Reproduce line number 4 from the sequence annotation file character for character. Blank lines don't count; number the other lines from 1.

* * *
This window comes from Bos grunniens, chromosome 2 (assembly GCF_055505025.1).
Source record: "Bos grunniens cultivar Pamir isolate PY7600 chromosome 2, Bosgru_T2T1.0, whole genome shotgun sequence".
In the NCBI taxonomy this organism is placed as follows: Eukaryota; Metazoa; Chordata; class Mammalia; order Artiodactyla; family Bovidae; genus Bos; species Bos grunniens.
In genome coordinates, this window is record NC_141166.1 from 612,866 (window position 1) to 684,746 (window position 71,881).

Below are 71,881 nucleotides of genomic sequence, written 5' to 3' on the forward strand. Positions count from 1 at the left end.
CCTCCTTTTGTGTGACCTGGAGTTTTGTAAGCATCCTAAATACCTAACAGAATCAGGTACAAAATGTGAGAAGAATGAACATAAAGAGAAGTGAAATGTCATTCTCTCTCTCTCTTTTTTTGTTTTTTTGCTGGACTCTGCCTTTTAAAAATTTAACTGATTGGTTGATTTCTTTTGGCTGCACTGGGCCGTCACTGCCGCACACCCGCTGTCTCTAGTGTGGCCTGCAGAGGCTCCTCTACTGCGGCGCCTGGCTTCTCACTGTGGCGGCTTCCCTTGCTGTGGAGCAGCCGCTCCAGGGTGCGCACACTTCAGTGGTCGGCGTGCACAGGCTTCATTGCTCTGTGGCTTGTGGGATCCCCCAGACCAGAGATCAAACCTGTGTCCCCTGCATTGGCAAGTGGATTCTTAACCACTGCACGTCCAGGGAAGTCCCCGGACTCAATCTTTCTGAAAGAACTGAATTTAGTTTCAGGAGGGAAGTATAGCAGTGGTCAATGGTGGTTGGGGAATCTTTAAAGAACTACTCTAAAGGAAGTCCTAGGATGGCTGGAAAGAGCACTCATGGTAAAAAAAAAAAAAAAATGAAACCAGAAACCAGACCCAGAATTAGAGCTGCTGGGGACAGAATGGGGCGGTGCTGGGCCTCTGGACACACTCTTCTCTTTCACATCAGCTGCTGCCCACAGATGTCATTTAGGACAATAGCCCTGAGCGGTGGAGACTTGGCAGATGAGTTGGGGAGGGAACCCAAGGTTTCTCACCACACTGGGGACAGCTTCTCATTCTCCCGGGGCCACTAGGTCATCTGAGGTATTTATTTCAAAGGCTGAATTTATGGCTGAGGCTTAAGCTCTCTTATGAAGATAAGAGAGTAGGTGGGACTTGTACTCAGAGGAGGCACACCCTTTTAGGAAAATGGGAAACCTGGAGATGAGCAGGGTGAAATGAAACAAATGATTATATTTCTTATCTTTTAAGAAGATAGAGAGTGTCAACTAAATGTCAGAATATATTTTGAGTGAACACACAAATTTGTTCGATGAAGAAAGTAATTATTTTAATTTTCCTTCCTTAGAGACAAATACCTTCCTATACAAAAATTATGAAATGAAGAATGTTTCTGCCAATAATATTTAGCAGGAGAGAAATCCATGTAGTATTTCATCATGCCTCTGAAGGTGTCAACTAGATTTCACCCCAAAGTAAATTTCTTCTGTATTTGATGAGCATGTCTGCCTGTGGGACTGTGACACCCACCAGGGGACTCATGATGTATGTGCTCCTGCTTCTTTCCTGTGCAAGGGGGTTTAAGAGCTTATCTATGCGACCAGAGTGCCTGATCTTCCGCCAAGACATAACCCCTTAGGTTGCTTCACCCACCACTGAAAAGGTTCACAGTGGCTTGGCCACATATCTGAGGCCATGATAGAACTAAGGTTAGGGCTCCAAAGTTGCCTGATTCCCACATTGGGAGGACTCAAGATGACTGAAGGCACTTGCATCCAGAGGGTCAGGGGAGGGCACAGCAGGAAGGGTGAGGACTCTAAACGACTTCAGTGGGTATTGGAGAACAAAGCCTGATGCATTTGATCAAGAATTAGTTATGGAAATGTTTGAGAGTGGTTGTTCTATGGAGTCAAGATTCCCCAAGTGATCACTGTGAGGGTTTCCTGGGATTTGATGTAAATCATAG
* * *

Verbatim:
In genome coordinates, this window is record NC_141166.1 from 612,866 (window position 1) to 684,746 (window position 71,881).